I’m a bit confused about what your code is doing here. What is the purpose of
It’s not used. And why is this here
Why do you write two different functions for ordinary floats and intervals instead of a single one that handles both?
I would have expected that
all(fun1(x, n, l) .∈ fun2(ix, n, l))
to be true, but it’s not.
If I write a single function, like this, I get something more understandable:
mypow(x, n::Integer) = x^n
mypow(x::Interval, n::Integer) = pow(x, n)
function fun0((x::AbstractVector, l::Integer)
F = diagm(0 => x)
@inbounds for j in eachindex(x) # dangerous to use 1:n where n is an input, since you have @inbounds
xj2 = x[j] * x[j]
Threads.@threads for i in eachindex(x)
xi2 = x[i] * x[i]
xixj = x[i] * x[j]
for k in 0:l-1
θ = 2π * k / l # I did not make this an interval. Why should it be an interval?
cosθ = cos(θ)
cos2θ = cos(2θ)
if i != j
d = 1 / mypow(sqrt(xi2 + xj2 - 2xixj * cosθ), 5)
F[i,i] += -(4xi2 + xj2 + xj2 * cos2θ) * d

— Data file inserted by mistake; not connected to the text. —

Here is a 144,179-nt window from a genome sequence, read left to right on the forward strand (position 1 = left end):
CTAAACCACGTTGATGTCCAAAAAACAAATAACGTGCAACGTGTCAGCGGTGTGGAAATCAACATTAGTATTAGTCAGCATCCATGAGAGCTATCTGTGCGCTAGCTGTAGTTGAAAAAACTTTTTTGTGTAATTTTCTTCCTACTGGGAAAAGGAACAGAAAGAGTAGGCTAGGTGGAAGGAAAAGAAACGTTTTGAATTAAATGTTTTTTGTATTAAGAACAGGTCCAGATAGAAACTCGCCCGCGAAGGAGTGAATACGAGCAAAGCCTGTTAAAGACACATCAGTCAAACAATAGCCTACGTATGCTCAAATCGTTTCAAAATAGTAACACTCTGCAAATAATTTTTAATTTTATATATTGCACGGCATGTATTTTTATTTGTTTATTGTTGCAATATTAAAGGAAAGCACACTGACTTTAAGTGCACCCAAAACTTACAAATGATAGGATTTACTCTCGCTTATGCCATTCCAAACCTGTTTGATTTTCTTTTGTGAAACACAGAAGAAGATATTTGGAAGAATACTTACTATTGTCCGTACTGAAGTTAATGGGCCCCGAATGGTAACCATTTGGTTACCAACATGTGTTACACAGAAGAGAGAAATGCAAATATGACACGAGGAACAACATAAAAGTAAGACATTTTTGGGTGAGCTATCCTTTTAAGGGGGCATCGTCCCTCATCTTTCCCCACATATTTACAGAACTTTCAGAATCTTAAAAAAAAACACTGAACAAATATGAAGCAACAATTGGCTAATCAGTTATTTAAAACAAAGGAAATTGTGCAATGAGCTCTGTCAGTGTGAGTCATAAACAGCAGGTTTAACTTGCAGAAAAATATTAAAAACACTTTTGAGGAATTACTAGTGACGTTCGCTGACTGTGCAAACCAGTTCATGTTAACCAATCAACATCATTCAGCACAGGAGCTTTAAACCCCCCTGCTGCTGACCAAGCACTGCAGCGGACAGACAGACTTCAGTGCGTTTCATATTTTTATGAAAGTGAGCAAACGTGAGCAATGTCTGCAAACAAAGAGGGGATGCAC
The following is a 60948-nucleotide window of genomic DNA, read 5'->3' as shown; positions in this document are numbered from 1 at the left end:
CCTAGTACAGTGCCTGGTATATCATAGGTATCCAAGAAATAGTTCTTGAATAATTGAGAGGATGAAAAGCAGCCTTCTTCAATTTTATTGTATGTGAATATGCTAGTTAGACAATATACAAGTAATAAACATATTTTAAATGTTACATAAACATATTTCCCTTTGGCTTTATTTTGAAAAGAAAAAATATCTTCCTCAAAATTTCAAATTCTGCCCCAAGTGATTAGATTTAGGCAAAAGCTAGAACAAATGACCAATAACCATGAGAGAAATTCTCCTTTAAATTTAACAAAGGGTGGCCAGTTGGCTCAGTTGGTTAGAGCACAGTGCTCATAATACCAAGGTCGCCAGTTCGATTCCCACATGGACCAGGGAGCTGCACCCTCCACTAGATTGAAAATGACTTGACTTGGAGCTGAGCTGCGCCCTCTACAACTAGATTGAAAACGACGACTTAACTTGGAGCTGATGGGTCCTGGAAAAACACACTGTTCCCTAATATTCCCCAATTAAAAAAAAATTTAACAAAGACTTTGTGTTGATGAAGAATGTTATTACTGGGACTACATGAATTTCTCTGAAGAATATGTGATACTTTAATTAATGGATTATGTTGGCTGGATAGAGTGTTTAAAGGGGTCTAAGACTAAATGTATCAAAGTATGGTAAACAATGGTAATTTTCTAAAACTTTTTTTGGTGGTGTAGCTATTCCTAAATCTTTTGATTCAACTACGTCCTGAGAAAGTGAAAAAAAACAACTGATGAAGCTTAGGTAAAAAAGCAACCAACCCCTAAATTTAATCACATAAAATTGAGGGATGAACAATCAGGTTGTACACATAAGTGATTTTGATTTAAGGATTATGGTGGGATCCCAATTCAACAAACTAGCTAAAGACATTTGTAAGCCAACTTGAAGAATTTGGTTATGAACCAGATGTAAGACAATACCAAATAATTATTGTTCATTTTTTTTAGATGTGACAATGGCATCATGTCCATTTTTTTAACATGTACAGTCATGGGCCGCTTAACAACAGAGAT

F[i,j] += 4 * (xi2 + xj2) * cosθ * d
elseif k > 0
F[i, j] -= 1 / (sqrt(1 - cosθ) * mypow(x[i], 3))
Then call it with:
julia> x = float.(1:n); # make vector not matrix!
julia> xi = interval.(x); # much simpler notation (also, use vector)
julia> all(fun0(x, 20) .∈ fun0(xi, 20)) # this is what I would have expected
julia> @btime fun0(x, 20);
4.941 ms (68758 allocations: 1.03 MiB)
julia> @btime fun0(xi, 20); # pretty fast
6.383 ms (80461 allocations: 2.33 MiB)
Edit: Forgot to interpolate
@btime, but it makes no difference.
Edit2: For comparison with the old implementation for non-intervals:
julia> @btime fun1($x, 20, 20);
6.335 ms (80782 allocations: 1.22 MiB)